Tian Ji’an, played by Chang Chen

Hou’s obtuseness is deliberate, and although I appreciate that many people have no problem coping with the feeling of being lost during a screening, it gnawed away at me and I never felt relaxed enough to enjoy myself which, after all, is the whole point, right? (I probably should have taken Mark Kermode’s advice; he suggested a lot of viewers would benefit from reading an outline of the plot beforehand, or perhaps by brushing up on their knoweldge of 9th Century Tang period history, culture and society.) In this case my lack of understanding as to who some of the main characters were, or the nature of their relationships with one another, presented a barrier that I couldn’t overcome while watching the film. As with Godard’s Goodbye To Language – another Sight & Sound poll-topper – I was left trying to balance a vague feeling of cinematic inadequacy (when you feel something is flying over your head that has won the adoration of critics) with honest common sense (put simply there’s no right or wrong way to feel about a movie and if you watch enough of them it won’t be long before one frustrates). Everyone reacts to art in different ways and the most important thing – if you’re going to write about it afterwards, at any rate – is to be honest. So yeah, I found The Assassin to be a frustrating experience at times, but I couldn’t possibly dismiss the film outright and I can see why it has been so highly praised. Regardless of anything else The Assassin does look very good indeed. Likely your enjoyment of it will come down to whether or not you’re happy to proceed without a firm grasp on the plot and to simply bathe in its beauty. Of course you can always fill in the gaps by reading about the film before or after you watch it. For what it’s worth I feel fairly sure I’ll enjoy the experience of watching The Assassin more next time, and will get more from it now that I have a slightly better understanding of the story.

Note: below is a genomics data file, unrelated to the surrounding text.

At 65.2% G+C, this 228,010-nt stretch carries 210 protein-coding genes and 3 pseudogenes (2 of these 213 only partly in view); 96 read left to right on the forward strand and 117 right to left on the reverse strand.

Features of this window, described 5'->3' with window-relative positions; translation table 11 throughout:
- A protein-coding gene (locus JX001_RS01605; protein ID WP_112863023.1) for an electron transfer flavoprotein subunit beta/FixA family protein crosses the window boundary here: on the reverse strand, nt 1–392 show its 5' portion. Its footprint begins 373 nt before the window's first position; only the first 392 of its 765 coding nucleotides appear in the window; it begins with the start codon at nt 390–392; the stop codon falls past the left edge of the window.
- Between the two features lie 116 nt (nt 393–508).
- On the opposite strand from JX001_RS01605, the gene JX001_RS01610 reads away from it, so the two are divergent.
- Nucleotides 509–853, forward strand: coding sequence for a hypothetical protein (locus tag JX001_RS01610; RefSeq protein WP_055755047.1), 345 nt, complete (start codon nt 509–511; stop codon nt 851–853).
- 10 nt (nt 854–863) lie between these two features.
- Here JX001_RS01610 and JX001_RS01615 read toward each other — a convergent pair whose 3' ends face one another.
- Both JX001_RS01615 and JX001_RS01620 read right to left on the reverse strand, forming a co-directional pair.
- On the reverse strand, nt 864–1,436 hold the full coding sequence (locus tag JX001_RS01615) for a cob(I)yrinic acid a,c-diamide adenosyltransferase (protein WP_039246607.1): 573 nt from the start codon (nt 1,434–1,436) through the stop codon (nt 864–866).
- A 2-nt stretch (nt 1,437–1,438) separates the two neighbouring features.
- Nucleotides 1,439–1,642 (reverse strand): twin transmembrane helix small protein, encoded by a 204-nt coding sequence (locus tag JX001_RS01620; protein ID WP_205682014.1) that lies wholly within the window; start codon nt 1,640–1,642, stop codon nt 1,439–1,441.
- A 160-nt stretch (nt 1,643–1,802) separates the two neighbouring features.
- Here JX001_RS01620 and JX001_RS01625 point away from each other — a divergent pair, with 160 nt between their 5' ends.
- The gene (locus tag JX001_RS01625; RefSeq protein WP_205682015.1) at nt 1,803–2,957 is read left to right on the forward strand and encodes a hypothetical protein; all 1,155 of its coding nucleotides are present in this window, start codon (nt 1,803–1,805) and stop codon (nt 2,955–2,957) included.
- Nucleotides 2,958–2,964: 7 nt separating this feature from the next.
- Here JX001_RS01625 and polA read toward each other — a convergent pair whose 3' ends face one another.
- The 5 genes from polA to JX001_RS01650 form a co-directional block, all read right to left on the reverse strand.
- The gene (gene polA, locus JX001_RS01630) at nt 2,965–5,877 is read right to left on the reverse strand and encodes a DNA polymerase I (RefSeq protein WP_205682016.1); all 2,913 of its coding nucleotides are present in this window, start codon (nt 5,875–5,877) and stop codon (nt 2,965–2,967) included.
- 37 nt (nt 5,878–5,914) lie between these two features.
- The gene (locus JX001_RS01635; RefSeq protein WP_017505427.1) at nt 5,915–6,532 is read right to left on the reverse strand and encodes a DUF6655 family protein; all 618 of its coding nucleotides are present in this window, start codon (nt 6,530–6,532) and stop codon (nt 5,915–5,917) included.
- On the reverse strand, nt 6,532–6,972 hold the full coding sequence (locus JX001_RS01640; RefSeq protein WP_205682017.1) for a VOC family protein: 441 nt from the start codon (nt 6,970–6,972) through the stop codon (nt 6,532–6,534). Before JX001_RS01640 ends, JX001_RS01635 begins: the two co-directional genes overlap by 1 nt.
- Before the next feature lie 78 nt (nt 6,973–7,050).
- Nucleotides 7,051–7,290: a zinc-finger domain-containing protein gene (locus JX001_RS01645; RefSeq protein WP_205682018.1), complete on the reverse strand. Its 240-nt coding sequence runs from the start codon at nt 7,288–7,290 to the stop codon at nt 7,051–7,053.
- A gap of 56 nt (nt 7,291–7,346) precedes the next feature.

Directed by: Hou Hsiao-Hsien.
Written by: Hou Hsiao-Hsien, Chu Tien-wen, Hsieh Hai-Meng, Zhong Acheng.
Starring: Shu Qi, Chang Chen, Zhou Yun, Hsieh Hsin-Ying, Fang-Yi Sheu, Satoshi Tsumabuki, Ethan Juan.
Cinematography: Mark Lee Ping Bin.
Editing: Huang Chih-Chia
Music: Lim Giong.
Certificate: 
12A.
Running Time: 
105 minutes.
Year:
2016.

 

 

 

10 Responses to “0465 | The Assassin”

  1. Cindy Bruchman